The Effects of Chlorine Dioxide on SAR Plant Immunity Responses to a Bacterial Wilt Infection

Thursday, July 25, 2013: 1:00 PM
Desert Salon 9-10 (Desert Springs J.W Marriott Resort )
Craig Ramsey, Ph.D. , USDA, APHIS, Fort Collins, CO
Heather Hammack , Colorado State University, Fort Collins, CO
Steven Earl Newman, Ph.D., A.A.F. , Colorado State University, Fort Collins, CO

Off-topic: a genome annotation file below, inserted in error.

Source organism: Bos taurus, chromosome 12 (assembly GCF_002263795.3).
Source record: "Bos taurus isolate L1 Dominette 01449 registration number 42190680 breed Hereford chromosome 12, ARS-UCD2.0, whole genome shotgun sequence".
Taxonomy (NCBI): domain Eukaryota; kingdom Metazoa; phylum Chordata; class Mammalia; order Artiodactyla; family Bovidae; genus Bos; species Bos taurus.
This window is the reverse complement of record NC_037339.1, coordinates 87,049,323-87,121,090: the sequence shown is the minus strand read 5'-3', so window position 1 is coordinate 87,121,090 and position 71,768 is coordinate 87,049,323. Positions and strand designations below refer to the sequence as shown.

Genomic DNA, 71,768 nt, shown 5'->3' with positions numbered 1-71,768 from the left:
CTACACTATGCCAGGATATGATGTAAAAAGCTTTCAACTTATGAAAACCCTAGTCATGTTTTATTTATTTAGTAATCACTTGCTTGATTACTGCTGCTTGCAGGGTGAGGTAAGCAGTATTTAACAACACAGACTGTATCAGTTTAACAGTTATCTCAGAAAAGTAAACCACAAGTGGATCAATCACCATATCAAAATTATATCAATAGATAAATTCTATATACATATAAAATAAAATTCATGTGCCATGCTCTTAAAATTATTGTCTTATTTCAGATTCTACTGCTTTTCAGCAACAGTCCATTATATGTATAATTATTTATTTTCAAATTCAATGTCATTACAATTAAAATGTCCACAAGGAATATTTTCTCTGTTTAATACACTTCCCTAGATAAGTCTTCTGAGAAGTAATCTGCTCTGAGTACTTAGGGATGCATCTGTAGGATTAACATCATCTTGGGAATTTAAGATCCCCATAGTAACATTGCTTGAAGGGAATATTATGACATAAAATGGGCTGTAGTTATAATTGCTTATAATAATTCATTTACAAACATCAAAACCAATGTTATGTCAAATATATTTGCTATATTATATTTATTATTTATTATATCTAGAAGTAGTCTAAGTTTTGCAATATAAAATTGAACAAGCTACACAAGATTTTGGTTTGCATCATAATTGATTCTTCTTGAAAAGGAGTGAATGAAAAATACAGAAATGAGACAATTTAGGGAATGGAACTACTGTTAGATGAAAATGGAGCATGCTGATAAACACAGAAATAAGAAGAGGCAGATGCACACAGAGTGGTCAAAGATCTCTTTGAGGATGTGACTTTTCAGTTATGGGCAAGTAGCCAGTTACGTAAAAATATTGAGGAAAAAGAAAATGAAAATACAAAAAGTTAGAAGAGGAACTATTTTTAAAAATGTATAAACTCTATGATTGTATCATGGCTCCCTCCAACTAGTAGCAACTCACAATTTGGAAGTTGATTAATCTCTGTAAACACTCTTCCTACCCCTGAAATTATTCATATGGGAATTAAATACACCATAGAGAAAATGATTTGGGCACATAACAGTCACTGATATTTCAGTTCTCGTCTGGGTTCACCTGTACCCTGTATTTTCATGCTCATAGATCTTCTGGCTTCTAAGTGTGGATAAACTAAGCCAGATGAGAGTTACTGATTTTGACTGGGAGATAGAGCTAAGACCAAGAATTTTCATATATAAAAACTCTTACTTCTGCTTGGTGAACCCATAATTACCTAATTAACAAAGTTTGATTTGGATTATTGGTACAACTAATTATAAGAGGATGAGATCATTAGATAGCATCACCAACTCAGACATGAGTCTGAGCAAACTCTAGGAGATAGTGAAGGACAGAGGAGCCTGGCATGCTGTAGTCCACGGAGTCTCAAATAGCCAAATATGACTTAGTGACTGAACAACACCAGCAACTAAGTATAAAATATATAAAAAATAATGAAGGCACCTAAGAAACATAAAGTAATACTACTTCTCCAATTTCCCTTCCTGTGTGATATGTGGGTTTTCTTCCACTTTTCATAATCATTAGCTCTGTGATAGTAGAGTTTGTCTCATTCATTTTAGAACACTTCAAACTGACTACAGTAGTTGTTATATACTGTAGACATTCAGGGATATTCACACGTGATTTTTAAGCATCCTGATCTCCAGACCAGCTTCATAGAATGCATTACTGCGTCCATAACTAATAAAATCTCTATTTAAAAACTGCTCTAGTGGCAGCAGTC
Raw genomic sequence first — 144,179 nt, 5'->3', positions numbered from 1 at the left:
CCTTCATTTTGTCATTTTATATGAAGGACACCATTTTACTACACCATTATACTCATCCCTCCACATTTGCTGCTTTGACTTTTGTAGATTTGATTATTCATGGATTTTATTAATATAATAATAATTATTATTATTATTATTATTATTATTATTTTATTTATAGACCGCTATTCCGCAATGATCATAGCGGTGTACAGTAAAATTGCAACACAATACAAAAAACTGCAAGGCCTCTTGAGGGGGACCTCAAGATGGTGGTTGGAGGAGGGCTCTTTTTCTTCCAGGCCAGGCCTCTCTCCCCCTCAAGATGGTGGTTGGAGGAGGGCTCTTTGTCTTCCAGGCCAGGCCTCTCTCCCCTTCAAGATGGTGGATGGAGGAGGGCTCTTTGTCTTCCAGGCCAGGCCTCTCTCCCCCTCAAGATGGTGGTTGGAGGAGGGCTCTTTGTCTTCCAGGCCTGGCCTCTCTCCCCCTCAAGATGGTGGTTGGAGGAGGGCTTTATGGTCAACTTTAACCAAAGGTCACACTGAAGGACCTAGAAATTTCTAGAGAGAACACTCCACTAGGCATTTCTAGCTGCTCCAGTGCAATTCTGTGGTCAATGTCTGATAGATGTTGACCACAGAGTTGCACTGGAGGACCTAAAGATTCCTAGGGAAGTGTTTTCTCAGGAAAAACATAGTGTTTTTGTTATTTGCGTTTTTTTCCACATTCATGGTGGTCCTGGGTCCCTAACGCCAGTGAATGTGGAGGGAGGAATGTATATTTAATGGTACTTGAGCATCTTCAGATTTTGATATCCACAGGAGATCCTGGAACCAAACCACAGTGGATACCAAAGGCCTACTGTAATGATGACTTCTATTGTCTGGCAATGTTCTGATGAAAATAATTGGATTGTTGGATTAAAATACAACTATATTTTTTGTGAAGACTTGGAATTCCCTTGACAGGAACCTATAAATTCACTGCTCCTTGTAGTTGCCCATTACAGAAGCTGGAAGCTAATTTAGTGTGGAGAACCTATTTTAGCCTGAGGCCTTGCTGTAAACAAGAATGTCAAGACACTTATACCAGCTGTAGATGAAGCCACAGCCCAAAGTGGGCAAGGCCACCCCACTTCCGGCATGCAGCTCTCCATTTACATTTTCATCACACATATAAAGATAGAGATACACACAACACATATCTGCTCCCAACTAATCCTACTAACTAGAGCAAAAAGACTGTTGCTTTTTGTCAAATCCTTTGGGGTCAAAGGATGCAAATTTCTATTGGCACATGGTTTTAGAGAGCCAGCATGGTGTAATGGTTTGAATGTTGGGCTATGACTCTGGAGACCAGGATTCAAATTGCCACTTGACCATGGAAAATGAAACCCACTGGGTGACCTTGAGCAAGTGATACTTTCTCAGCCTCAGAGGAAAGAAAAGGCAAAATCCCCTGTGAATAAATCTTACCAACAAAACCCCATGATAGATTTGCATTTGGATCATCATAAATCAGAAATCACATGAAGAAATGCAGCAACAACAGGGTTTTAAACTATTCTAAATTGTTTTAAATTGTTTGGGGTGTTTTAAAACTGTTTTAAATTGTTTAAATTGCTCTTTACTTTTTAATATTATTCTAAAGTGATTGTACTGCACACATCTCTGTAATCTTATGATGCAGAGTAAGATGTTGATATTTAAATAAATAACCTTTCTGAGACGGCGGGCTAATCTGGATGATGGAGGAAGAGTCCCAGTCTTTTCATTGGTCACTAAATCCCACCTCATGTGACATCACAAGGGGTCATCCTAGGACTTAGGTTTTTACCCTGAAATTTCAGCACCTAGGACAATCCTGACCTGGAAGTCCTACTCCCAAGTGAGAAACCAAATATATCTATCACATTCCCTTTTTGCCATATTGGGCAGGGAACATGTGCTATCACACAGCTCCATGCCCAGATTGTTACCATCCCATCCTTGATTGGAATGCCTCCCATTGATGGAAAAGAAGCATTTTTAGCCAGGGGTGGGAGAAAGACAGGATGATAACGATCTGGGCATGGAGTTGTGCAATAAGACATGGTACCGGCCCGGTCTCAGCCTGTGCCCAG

The objective of this study was to determine the plant immunity effects of two oxidant disinfectants on kidney bean seedlings that were inoculated with a bacterial wilt [Curtobacterium flaccumfaciens pv. flaccumfaciens (Cff) (bacterial wilt of common bean)]. Research has shown that chemical signals can increase the Systemic Acquired Resistance (SAR) plant response to plant pathogens and insect herbivory. Oxidants such as chlorine dioxide and hydrogen peroxide may act as signals to increase SAR activities that help defend plants from biotic stressors. The study factors for the kidney bean growth and morphology responses were: 1) oxidants applied either four days before plants were inoculated with the wilt, or four days after plants were inoculated; 2) non-inoculated plants and plants inoculated with Cff; and 3) four oxidant treatments. The four oxidant disinfectant treatments were ClO2 at 200 ppm (Electrobiocide) and H2O2 at 100 ppm (Oxidate) with each oxidant mixed with two different surfactants (EA and Sarc.). The kidney bean plant growth and morphology responses were total leaf area, specific leaf area, total fresh weight, total oven dry weight, and relative growth rate, as averaged across the six plants. The plants were harvested at 48 to 51 days after planting to take the growth and leaf morphology data. Each of the study factors (chemical treatment, inoculation date, and inoculation status) interacted with each other (two, 2-way interactions) in three out of the six main plant growth responses. The total above-ground dry biomass response increased by 35% and 24% for the non-inoculated and inoculated plants, respectively, when the plants were sprayed with EB plus sarcosinate surfactant, at nine days after planting. The study results show that oxidant disinfectants sprayed before the plants were inoculated had increased plant growth. Also, the oxidant disinfectants show some promise for signaling/stimulating natural plant defenses against foliar injury from the bacterial wilt. Future studies should focus on the most effective treatments and increase the number of plant replications in order to reduce variation between treatments.